In Elettra’s bakery, food is the way to the heart . . .
The scent of freshly baked biscuits, lemon and aniseed reminds Elettra of her mother’s kitchen. But her mother is in a coma, and the family bakery is failing. Elettra is distraught; she has many unanswered questions about her mother’s childhood – Edda was a secretive woman. The only clue is a family heirloom: a necklace inscribed with the name of an island.
Elettra buys a one-way ticket to that island, just off the coast of Sardinia. Once there, she discovers a community of women, each lost in their own way. They live in a crumbling convent, under threat from the local mayor and his new development plan. It is within the convent’s dark corridors and behind its secret doors that Elettra discovers a connection to her mother’s past. She also falls in love again: with friendship, baking and adventure.
The Little Italian Bakery is a gorgeous international literary sensation about food and love, featuring delicious recipes throughout including aniseed bread and spiced biscuits.
Paperback published by Little Brown Books 19th April 2018
About The Author:
Valentina Cebeni was born in Italy. She is a passionate reader with a background in the classics. Since her teenage years, Valentina has cultivated her love of writing with the discipline of a Tibetan monk, determined to explore the recesses of the human soul through her characters. She currently lives in Rome.
This book is like a refreshing shot of limoncello; zesty, fresh and mouthwatering!
Firstly, I must say this book is a foodie’s delight and full of delicious baking & drinks; aniseed bread, sweet focaccia, almond biscuits, lemon jellies, amaretti, rose wine. There are authentic recipes dotted throughout the chapters for most of the treats too! I sometimes get disappointed that books featuring café/bakery/food in the title often lack food goodies in the meat of the story which so often is the main reason I’ve picked the book in the first place!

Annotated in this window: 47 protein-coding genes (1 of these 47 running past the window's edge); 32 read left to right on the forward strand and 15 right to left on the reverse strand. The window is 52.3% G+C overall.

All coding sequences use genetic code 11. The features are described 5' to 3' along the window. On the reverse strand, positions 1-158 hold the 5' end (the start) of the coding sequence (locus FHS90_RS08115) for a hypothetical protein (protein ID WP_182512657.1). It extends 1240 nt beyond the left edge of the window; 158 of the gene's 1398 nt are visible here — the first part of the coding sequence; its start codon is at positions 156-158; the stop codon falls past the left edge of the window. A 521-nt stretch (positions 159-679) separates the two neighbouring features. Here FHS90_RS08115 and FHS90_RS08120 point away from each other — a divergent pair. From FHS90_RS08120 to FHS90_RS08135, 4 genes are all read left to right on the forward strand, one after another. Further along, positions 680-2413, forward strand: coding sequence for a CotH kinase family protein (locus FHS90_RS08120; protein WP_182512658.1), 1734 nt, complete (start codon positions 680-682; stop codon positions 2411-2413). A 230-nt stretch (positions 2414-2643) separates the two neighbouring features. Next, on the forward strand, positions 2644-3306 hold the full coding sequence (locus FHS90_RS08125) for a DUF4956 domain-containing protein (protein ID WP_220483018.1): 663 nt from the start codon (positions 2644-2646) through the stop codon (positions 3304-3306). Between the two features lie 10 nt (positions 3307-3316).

Another delight is the stunning backdrop of the Italian island Elettra visits. You really can picture the wild beauty of it, feel the searing heat and of course smell the descriptive scents of wild flowers, salt, herbs and sunshine (even on a drab, chilly UK April day). Like all good travel fiction books, this completely emersed me in amongst the area, so I felt I was present within the island, the community and the drama.
Though set in the present day there is a distinctive historical vibe to this story; as it tracks Elettra’s mother’s past, and the background of the commune on the reclusive island, you feel transported back to simpler but arduous times where tradition, trade, and honour are important. Though hard to reconcile with progressive attitudes, the themes of ostracism, misogyny and corruption are still ingrained in some societies and communities, and though antiquated to myself reading this story, still relevant to the area written about. I felt it important to absorb this perspective, not challenge it, as the story is written by an Italian woman and based on her knowledge and experiences of Sardinia (when you read the author’s acknowledgements).
It definitely has a vibe of books like Captain Corelli’s Mandolin, Chocolat etc for the history & island charm, and the travel & romance of Isabelle Bloom, Jo Thomas & Mandy Baggot books, so if you are a fan of any of these then I definitely think you’ll enjoy The Little Italian Bakery.
There was I felt moments where the story was padded out; for example a scene would be set for a confrontation between characters but then the paragraphs would go off at a tangent along some other memory or flashback that felt disjointed. There were times that I felt I lost track of the timeline the story was on and how long Elettra had been on the island, and some parts felt unnecessarily long. However, overall I enjoyed this very emotive and lyrical story of generations of women and the bonds they shared.
Thank you to Netgalley and Hayley Camis at Little Brown for sending me a copy that I could review in my own words.
Bee Rating: 3.5 / 5